Omni Royal Orleans, New Orleans
The Omni Royal Orleans’ inception was the result of something powerful—Creole pride. After existing as a French territory for approximately one hundred years, with the Louisiana Purchase in 1803, the Creoles suddenly found themselves standing on American soil and forced to coexist with Anglo-Americans. Despite having to obey new Anglocentric rules, such as an official language, the Creoles ensured that their culture and beliefs would not be overlooked.
Shortly after the Louisiana Purchase, an American built a massive, rotunda-topped hotel across the street from the French Quarter, the cultural center of Creole life. Not to be outdone by these uncouth foreigners, the Creoles made their own—The City Exchange.
The City Exchange, named after the restaurant already on the premises, was designed by Jacques Nicholas Bussiere De Poilly, who was ordered to recreate the ambience and grandeur of the Rue de Rivioli of Paris. Nicknamed “Saint Louis,” by its Creole neighbors, the hotel opened in 1843 and welcomed almost 600 guests.
Gumbo is said to have been invented at The Exchange by a Spanish kitchen worker and has gone on to become a Creole staple. The cocktail was also created at the Saint Louis, originally named, “coquetier.” The French term baffled Americans who, unable to pronounce it properly, soon took to calling it a “cocktail.”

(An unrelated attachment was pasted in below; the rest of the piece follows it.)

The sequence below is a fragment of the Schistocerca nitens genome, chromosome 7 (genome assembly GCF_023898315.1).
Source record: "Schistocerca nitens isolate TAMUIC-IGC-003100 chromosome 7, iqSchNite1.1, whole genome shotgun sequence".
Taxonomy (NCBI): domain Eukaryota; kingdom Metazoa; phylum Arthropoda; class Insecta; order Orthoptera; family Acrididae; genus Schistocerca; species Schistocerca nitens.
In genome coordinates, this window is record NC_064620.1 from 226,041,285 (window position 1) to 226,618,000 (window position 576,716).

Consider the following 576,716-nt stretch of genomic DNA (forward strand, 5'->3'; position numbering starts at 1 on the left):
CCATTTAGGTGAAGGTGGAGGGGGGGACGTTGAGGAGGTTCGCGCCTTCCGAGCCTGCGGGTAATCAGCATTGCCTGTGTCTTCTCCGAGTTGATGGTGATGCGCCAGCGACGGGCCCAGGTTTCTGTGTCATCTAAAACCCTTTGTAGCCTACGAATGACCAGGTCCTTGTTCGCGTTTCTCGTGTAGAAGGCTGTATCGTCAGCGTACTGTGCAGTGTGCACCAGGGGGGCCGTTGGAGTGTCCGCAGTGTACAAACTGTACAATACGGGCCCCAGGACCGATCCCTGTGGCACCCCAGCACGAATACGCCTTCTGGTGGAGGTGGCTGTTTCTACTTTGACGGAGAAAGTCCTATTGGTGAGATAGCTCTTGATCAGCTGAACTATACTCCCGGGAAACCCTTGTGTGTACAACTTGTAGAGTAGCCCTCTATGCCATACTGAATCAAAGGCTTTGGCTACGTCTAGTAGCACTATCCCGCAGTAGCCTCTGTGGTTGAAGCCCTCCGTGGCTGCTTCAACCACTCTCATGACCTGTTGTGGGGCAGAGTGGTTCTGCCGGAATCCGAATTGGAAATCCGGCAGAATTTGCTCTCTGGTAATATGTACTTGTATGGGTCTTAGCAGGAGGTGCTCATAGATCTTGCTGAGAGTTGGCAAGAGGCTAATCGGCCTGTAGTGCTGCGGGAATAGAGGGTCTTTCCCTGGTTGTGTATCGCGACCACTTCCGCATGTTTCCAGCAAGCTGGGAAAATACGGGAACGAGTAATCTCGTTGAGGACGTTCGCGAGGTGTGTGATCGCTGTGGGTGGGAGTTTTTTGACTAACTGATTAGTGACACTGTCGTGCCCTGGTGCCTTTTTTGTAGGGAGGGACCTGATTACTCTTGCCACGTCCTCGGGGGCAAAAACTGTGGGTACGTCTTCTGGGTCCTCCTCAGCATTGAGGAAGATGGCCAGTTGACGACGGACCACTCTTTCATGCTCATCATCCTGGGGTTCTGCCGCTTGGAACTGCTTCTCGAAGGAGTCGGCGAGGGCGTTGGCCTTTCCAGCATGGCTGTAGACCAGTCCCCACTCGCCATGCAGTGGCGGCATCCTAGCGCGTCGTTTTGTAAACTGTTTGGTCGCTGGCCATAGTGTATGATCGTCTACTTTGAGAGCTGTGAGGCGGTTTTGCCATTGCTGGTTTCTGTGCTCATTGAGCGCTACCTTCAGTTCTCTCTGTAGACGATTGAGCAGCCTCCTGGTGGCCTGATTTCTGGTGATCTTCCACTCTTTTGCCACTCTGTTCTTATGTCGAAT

In 1841, The Saint Louis Exchange hotel burned to the ground. It was quickly rebuilt using De Poilly’s original plans and would play host to some of the South’s most lustrous and lavish parties until the Civil War, when it would become a hospital for wounded soldiers.
The hotel passed through several hands during the Reconstruction period until it was finally sold to the state. In the state’s possession, The Saint Louis Exchange became the capitol-seat of Louisiana’s “Carpetbagger Legislature.”
After 40 years of revolving managers who failed to turn a profit, The Saint Louis Exchange was sold back to the state of Louisiana and closed down at the turn of the century. During its empty years, it would crumble and decay like the French Quarter surrounding it until the hurricane of 1915 blew it down.
When World War II ended, Lester Kabacoff, assistant to philanthropist Edgar Stern, expressed interest in restoring the Saint Louis, and thereby the French Quarter, to its former glory. After a depressing decade of little funding, few believers, and restrictions from preservationists, Kabacoff’s notion reached fruition and the Saint Louis Exchange, designed by Samuel Wilson Jr., opened as The Omni Royal Orleans in 1960.
Back in business and turning a profit within two years, The Omni Royal Orleans reinvigorated the despairing French Quarter.